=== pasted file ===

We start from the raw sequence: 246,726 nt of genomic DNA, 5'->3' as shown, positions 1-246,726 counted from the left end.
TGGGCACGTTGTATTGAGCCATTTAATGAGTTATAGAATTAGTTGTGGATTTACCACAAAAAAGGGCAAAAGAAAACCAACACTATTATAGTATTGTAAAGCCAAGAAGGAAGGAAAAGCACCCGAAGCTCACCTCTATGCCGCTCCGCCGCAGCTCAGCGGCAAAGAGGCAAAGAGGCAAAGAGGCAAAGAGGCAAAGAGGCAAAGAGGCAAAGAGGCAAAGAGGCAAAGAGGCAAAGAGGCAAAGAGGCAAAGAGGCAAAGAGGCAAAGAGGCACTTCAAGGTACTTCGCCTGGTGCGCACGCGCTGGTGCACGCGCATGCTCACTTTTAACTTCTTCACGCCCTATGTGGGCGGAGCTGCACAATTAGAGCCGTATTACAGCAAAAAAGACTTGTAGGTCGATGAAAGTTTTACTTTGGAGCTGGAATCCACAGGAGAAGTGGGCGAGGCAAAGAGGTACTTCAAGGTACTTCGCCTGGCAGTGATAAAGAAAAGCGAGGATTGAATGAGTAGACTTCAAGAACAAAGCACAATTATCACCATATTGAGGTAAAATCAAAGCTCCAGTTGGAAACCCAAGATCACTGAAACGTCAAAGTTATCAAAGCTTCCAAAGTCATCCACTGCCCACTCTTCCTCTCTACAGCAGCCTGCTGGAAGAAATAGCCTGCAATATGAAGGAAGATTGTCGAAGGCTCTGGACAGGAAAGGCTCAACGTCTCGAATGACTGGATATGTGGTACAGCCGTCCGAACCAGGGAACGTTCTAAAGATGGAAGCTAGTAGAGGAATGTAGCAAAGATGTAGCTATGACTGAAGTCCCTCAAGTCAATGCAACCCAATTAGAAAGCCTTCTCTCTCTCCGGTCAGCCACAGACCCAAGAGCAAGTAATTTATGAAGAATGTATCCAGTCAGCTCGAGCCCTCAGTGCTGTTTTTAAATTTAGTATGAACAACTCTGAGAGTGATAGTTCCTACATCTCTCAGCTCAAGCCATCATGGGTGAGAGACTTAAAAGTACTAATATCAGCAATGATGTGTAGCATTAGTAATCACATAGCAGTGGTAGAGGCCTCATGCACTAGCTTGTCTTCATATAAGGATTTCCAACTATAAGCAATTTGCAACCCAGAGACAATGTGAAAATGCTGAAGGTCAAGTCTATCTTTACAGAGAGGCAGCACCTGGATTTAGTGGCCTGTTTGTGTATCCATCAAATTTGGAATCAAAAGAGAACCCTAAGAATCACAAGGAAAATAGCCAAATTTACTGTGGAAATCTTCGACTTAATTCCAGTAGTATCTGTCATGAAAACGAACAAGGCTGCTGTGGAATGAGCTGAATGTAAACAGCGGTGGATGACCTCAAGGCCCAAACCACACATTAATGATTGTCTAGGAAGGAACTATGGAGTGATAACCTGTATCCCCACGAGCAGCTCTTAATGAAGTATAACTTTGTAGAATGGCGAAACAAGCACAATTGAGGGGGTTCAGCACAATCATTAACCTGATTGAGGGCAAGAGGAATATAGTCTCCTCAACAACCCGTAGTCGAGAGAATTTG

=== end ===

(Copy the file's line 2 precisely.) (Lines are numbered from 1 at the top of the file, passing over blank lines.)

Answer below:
TGGGCACGTTGTATTGAGCCATTTAATGAGTTATAGAATTAGTTGTGGATTTACCACAAAAAAGGGCAAAAGAAAACCAACACTATTATAGTATTGTAAAGCCAAGAAGGAAGGAAAAGCACCCGAAGCTCACCTCTATGCCGCTCCGCCGCAGCTCAGCGGCAAAGAGGCAAAGAGGCAAAGAGGCAAAGAGGCAAAGAGGCAAAGAGGCAAAGAGGCAAAGAGGCAAAGAGGCAAAGAGGCAAAGAGGCAAAGAGGCAAAGAGGCAAAGAGGCACTTCAAGGTACTTCGCCTGGTGCGCACGCGCTGGTGCACGCGCATGCTCACTTTTAACTTCTTCACGCCCTATGTGGGCGGAGCTGCACAATTAGAGCCGTATTACAGCAAAAAAGACTTGTAGGTCGATGAAAGTTTTACTTTGGAGCTGGAATCCACAGGAGAAGTGGGCGAGGCAAAGAGGTACTTCAAGGTACTTCGCCTGGCAGTGATAAAGAAAAGCGAGGATTGAATGAGTAGACTTCAAGAACAAAGCACAATTATCACCATATTGAGGTAAAATCAAAGCTCCAGTTGGAAACCCAAGATCACTGAAACGTCAAAGTTATCAAAGCTTCCAAAGTCATCCACTGCCCACTCTTCCTCTCTACAGCAGCCTGCTGGAAGAAATAGCCTGCAATATGAAGGAAGATTGTCGAAGGCTCTGGACAGGAAAGGCTCAACGTCTCGAATGACTGGATATGTGGTACAGCCGTCCGAACCAGGGAACGTTCTAAAGATGGAAGCTAGTAGAGGAATGTAGCAAAGATGTAGCTATGACTGAAGTCCCTCAAGTCAATGCAACCCAATTAGAAAGCCTTCTCTCTCTCCGGTCAGCCACAGACCCAAGAGCAAGTAATTTATGAAGAATGTATCCAGTCAGCTCGAGCCCTCAGTGCTGTTTTTAAATTTAGTATGAACAACTCTGAGAGTGATAGTTCCTACATCTCTCAGCTCAAGCCATCATGGGTGAGAGACTTAAAAGTACTAATATCAGCAATGATGTGTAGCATTAGTAATCACATAGCAGTGGTAGAGGCCTCATGCACTAGCTTGTCTTCATATAAGGATTTCCAACTATAAGCAATTTGCAACCCAGAGACAATGTGAAAATGCTGAAGGTCAAGTCTATCTTTACAGAGAGGCAGCACCTGGATTTAGTGGCCTGTTTGTGTATCCATCAAATTTGGAATCAAAAGAGAACCCTAAGAATCACAAGGAAAATAGCCAAATTTACTGTGGAAATCTTCGACTTAATTCCAGTAGTATCTGTCATGAAAACGAACAAGGCTGCTGTGGAATGAGCTGAATGTAAACAGCGGTGGATGACCTCAAGGCCCAAACCACACATTAATGATTGTCTAGGAAGGAACTATGGAGTGATAACCTGTATCCCCACGAGCAGCTCTTAATGAAGTATAACTTTGTAGAATGGCGAAACAAGCACAATTGAGGGGGTTCAGCACAATCATTAACCTGATTGAGGGCAAGAGGAATATAGTCTCCTCAACAACCCGTAGTCGAGAGAATTTG